Trans Energy faces criminal charges for pollution

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CHARLESTON, W.Va. (AP) — Oil and gas company Trans Energy Inc. faces federal criminal charges for releasing natural gas drilling materials into streams and wetlands.


An information filed last Friday in U.S. District Court in Wheeling alleges the St. Marys-based company lacked permits to dump into streams. The charges are misdemeanors.


On Monday, the U.S. Department of Justice and U.S. Environmental Protection Agency announced a $3 million civil settlement with Trans Energy. The money would be split between state and federal governments.


The company also agreed to restore portions of streams and wetlands damaged by its activity.


Monday’s announcement about the civil settlement did not mention the criminal charges filed three days earlier.


Federal officials say 15 West Virginia sites were polluted by the company’s unauthorized discharge of dredge or fill material. The alleged violations occurred between 2009 and 2011.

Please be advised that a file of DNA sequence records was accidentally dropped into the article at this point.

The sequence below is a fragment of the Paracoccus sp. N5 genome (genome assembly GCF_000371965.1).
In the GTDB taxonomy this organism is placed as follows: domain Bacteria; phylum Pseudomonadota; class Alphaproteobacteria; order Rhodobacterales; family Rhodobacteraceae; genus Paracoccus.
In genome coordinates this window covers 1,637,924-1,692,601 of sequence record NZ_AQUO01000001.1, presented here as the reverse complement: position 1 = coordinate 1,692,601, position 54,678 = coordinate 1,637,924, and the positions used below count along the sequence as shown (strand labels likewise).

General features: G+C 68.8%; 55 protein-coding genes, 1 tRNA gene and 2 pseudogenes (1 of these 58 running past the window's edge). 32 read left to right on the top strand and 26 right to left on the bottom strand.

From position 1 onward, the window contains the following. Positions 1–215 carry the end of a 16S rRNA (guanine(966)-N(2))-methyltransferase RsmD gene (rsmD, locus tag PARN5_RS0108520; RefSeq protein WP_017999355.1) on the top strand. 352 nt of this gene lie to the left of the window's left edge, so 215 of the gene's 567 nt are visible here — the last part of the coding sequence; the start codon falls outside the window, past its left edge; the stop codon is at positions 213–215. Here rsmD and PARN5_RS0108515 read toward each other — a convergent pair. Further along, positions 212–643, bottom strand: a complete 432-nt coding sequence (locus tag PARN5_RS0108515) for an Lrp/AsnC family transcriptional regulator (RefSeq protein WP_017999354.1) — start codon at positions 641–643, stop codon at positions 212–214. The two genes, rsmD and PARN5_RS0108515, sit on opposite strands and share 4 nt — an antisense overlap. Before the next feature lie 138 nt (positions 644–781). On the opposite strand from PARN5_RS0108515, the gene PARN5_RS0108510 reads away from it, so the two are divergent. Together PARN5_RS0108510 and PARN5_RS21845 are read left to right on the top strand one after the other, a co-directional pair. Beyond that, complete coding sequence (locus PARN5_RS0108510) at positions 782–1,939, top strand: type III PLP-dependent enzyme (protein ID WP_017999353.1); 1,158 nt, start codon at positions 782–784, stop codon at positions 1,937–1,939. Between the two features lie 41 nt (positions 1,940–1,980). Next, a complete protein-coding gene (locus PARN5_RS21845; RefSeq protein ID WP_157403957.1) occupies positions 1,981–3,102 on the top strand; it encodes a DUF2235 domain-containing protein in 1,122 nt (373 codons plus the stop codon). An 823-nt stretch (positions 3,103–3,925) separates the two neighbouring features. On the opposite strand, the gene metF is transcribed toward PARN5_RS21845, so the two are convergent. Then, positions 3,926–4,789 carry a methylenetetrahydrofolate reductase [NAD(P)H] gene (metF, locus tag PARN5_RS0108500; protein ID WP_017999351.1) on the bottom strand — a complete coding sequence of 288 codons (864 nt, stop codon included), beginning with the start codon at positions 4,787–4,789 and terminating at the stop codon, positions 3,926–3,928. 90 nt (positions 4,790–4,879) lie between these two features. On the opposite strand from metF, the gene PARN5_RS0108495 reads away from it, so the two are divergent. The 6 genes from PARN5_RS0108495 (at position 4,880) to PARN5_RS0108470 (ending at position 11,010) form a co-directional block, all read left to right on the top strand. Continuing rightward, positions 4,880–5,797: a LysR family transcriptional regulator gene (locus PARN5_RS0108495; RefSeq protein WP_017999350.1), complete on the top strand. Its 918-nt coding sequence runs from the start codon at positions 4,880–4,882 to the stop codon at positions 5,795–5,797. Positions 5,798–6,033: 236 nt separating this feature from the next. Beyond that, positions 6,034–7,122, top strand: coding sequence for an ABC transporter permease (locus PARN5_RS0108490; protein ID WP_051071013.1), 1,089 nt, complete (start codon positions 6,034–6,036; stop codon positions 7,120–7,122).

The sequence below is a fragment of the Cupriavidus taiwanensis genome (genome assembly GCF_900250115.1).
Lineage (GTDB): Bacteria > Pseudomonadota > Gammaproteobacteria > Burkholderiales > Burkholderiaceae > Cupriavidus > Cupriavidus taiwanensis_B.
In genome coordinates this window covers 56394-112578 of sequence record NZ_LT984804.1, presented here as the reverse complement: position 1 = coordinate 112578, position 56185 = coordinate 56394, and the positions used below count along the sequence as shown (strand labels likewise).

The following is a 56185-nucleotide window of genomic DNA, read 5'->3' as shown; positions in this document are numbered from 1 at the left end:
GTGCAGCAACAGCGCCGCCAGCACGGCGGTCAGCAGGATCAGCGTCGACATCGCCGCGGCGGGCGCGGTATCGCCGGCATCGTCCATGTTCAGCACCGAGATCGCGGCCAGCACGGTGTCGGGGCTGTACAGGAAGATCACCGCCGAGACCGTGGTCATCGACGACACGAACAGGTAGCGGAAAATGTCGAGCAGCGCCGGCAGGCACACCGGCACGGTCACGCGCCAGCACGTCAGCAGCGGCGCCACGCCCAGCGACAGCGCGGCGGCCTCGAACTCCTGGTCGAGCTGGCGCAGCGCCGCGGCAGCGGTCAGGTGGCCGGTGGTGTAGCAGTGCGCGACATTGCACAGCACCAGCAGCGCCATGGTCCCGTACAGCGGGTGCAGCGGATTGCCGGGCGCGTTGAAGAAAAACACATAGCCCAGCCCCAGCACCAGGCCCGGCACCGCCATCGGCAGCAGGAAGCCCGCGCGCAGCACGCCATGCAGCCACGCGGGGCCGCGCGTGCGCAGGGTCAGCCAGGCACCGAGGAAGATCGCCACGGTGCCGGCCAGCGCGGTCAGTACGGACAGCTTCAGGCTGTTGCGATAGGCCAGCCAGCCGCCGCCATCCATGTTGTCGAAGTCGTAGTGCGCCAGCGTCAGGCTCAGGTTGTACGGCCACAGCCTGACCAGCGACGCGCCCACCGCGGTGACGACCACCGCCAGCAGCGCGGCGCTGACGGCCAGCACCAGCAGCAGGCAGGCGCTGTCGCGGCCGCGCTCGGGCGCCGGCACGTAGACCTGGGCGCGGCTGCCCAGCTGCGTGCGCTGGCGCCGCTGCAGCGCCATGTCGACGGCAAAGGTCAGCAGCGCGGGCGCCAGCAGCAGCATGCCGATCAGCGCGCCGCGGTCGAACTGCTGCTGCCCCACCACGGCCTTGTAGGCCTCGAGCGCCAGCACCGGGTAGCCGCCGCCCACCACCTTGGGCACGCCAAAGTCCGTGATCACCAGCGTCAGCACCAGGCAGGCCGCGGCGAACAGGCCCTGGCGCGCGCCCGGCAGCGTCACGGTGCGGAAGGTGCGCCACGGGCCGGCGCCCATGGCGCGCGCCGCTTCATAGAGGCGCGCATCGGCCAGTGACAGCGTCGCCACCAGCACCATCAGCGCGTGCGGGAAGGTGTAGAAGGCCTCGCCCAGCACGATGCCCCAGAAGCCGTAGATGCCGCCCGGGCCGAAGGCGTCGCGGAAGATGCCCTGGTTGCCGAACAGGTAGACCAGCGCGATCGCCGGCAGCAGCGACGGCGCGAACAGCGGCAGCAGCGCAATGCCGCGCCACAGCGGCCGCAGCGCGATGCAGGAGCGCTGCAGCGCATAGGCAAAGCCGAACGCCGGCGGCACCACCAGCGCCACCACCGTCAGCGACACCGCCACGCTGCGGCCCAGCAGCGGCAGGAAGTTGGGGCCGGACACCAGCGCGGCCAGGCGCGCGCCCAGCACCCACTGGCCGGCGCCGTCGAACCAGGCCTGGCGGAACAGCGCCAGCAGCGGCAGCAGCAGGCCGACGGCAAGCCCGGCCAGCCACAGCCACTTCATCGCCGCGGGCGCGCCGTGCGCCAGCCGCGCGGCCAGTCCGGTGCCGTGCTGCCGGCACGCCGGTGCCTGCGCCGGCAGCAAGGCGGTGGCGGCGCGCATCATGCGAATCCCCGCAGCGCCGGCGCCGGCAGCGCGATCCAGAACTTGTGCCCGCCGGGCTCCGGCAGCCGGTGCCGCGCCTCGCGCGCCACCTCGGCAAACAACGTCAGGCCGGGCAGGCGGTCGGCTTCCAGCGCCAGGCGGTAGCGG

The Department of Justice says Trans Energy expects to spend $13 million in the consent agreement. The deal also resolves alleged violations of state law brought by the state Department of Environmental Protection.


The settlement requires a 30-day public comment period and district court approval.


Officials allege the company impounded streams and discharged sand, dirt, rocks and other materials into streams and wetlands.


The Charleston Gazette first reported the charges.


A Trans Energy representative did not immediately respond to a phone call and email requesting comment.


An information typically signals the defendant is cooperating with the investigation.


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